Etymology
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home (v.)
1765, "to go home," from home (n.). Meaning "be guided to a destination by radio signals, etc." (of missiles, aircraft, etc.) is from 1920; it had been used earlier in reference to pigeons (1862). Related: Homed; homing. Old English had hamian "to establish in a home."
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come (v.)

elementary intransitive verb of motion, Old English cuman "to move with the purpose of reaching, or so as to reach, some point; to arrive by movement or progression;" also "move into view, appear, become perceptible; come to oneself, recover; arrive; assemble" (class IV strong verb; past tense cuom, com, past participle cumen), from Proto-Germanic *kwem- (source also of Old Saxon cuman, Old Frisian kuma, Middle Dutch comen, Dutch komen, Old High German queman, German kommen, Old Norse koma, Gothic qiman), from PIE root *gwa- "to go, come."

The substitution of Middle English -o- for Old English -u- was a scribal habit before minims to avoid misreading the letters in the old style handwriting, which jammed them together (see U). Modern past tense form came is Middle English, probably from Old Norse kvam, replacing Old English cuom.

Meaning "to happen, occur" is from early 12c. (come to pass "happen, occur" is from 1520s). As an invitation to action, c. 1300; as a call or appeal to a person (often in expanded forms: "come, come," "come, now"), mid-14c. Come again? as an off-hand way of asking "what did you say?" is attested by 1884. For sexual senses, see cum.

Remarkably productive with prepositions (NTC's "Dictionary of Phrasal Verbs" lists 198 combinations); consider the varied senses in come to "regain consciousness," come over "possess" (as an emotion), come at "attack," come on (interj.) "be serious," and come off "occur, have some level of success" (1864). Among other common expressions are:

To come down with "become ill with" (a disease), 1895; come in, of a radio operator, "begin speaking," 1958; come on "advance in growth or development," c. 1600; come out, of a young woman, "make a formal entry into society," 1782; come round "return to a normal state or better condition," 1841; come through "act as desired or expected," 1914; come up "arise as a subject of attention," 1844; come up with "produce, present," 1934.

To have it coming "deserve what one suffers" is from 1904. To come right down to it "get to fundamental facts" is from 1875.

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home (n.)

Old English ham "dwelling place, house, abode, fixed residence; estate; village; region, country," from Proto-Germanic *haimaz "home" (source also of Old Frisian hem "home, village," Old Norse heimr "residence, world," heima "home," Danish hjem, Middle Dutch heem, German heim "home," Gothic haims "village"), from PIE *(t)koimo-, suffixed form of root *tkei- "to settle, dwell, be home." As an adjective from 1550s. The old Germanic sense of "village" is preserved in place names and in hamlet.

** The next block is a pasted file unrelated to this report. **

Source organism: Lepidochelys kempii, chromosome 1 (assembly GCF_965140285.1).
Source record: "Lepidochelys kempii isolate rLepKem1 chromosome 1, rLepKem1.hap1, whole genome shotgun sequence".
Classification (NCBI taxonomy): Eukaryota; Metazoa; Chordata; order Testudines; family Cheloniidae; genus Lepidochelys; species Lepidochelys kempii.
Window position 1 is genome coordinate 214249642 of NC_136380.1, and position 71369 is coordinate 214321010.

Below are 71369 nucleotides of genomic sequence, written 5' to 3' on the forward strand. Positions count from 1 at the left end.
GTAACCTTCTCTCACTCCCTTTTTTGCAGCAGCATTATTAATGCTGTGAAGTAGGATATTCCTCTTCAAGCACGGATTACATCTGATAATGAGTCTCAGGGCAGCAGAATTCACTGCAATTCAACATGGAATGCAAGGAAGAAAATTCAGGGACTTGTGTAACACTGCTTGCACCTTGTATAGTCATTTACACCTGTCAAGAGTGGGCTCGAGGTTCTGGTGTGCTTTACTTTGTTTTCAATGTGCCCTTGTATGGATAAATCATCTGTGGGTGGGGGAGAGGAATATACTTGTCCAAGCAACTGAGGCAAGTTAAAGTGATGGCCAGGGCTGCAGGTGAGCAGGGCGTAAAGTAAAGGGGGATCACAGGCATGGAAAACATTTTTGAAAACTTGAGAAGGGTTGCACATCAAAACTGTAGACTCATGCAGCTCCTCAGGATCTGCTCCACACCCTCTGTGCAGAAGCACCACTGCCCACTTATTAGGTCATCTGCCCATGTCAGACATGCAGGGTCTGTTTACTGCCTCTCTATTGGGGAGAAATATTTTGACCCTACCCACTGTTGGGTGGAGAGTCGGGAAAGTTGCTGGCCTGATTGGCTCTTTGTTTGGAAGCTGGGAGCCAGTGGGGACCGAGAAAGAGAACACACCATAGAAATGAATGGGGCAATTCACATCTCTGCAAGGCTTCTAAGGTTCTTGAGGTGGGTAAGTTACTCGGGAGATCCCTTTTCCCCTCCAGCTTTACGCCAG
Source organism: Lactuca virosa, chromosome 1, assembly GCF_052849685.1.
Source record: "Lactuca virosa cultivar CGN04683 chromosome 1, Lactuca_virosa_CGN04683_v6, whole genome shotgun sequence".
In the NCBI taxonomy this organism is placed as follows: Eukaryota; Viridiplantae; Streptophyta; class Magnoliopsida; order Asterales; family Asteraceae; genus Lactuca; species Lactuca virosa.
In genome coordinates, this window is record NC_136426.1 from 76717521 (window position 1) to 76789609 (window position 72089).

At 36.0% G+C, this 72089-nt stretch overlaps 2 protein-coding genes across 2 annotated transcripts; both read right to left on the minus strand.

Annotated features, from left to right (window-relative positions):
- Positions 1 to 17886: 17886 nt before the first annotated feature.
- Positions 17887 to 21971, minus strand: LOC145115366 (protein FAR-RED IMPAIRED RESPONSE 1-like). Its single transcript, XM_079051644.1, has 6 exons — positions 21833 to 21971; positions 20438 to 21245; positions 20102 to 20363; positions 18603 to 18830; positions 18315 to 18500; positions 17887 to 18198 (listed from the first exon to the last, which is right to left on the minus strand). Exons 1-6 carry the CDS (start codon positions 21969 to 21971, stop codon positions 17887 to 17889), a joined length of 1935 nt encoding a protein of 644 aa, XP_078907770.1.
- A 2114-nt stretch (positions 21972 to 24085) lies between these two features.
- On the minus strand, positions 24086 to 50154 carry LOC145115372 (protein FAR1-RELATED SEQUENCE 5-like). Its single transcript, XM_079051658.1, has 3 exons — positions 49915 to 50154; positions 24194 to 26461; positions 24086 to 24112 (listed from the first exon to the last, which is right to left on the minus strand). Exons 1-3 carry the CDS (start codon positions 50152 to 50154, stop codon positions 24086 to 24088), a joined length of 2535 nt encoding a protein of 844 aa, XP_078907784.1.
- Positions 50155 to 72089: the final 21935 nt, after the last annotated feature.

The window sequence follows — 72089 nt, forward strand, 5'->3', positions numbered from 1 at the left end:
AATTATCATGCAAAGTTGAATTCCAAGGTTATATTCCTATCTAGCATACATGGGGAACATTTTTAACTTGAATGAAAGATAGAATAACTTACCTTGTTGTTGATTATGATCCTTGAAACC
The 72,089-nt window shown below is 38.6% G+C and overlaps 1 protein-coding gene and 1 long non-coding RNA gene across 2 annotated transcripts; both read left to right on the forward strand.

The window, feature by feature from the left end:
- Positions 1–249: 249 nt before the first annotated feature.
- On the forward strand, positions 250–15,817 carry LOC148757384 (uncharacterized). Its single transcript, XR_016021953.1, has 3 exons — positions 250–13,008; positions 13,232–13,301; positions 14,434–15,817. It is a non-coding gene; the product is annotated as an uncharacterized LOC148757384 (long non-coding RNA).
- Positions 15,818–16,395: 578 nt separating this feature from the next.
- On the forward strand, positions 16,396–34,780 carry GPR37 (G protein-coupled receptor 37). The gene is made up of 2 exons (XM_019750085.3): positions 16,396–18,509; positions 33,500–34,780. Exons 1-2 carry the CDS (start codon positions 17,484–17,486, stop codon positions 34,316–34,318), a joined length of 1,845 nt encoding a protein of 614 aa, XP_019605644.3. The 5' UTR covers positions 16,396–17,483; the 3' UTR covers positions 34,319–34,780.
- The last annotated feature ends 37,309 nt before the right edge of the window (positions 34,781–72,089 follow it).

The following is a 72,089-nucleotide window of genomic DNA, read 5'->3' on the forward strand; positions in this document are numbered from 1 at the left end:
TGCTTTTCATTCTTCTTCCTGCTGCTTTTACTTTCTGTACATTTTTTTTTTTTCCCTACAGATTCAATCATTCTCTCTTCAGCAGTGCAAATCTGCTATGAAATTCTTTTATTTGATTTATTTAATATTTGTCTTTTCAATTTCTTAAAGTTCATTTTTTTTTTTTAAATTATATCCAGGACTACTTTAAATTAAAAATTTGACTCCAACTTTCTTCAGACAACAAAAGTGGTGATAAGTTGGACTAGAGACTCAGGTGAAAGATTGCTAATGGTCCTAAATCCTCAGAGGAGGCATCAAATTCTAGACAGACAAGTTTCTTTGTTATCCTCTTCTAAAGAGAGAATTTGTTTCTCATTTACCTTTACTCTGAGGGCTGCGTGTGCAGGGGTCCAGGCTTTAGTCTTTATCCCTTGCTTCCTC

'Home' in the full range and feeling of [Modern English] home is a conception that belongs distinctively to the word home and some of its Gmc. cognates and is not covered by any single word in most of the IE languages. [Buck]

Slang phrase make (oneself) at home "become comfortable in a place one does not live" dates from 1892 (at home "at one's ease" is from 1510s). To keep the home fires burning is a song title from 1914. To be nothing to write home about "unremarkable" is from 1907. Home movie is from 1919; home computer is from 1967. Home stretch (1841) is from horse racing (see stretch (n.)). Home economics as a school course first attested 1899; the phrase itself by 1879 (as "household management" is the original literal sense of economy, the phrase is etymologically redundant).

Home as the goal in a sport or game is from 1778. Home base in baseball attested by 1856; home plate by 1867. Home team in sports is from 1869; home field "grounds belonging to the local team" is from 1802 (the 1800 citation in OED 2nd ed. print is a date typo, as it refers to baseball in Spokane Falls). Home-field advantage attested from 1955.

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come-down (n.)

"setback, sudden change for the worse in one's circumstances," 1840, from verbal phrase; see come (v.) + down (adv.). In 16c.-17c. "total destruction" was expressed metaphorically as "to come to Castle Comedown" (1560s).

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come-outer (n.)

1850, U.S. slang, "one who abandons or dissents from an established creed or religious custom," from verbal phrase; see come + out (adv.).

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home page (n.)
also homepage, 1993, from home (n.) + page (n.1).
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home-brew (n.)
1853, from home-brewed (1711); see home (n.) + brew (v.).
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home rule (n.)
1860, originally in reference to Ireland, from home (n.) + rule (n.).
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home front (n.)

also homefront, 1918, from home (n.) + front (n.) in the military sense. A term from World War I; popularized (if not coined) by the agencies running the U.S. propaganda effort.

The battle front in Europe is not the only American front. There is a home front, and our people at home should be as patriotic as our men in uniform in foreign lands. [promotion for the Fourth Liberty Loan appearing in U.S. magazines, fall 1918]
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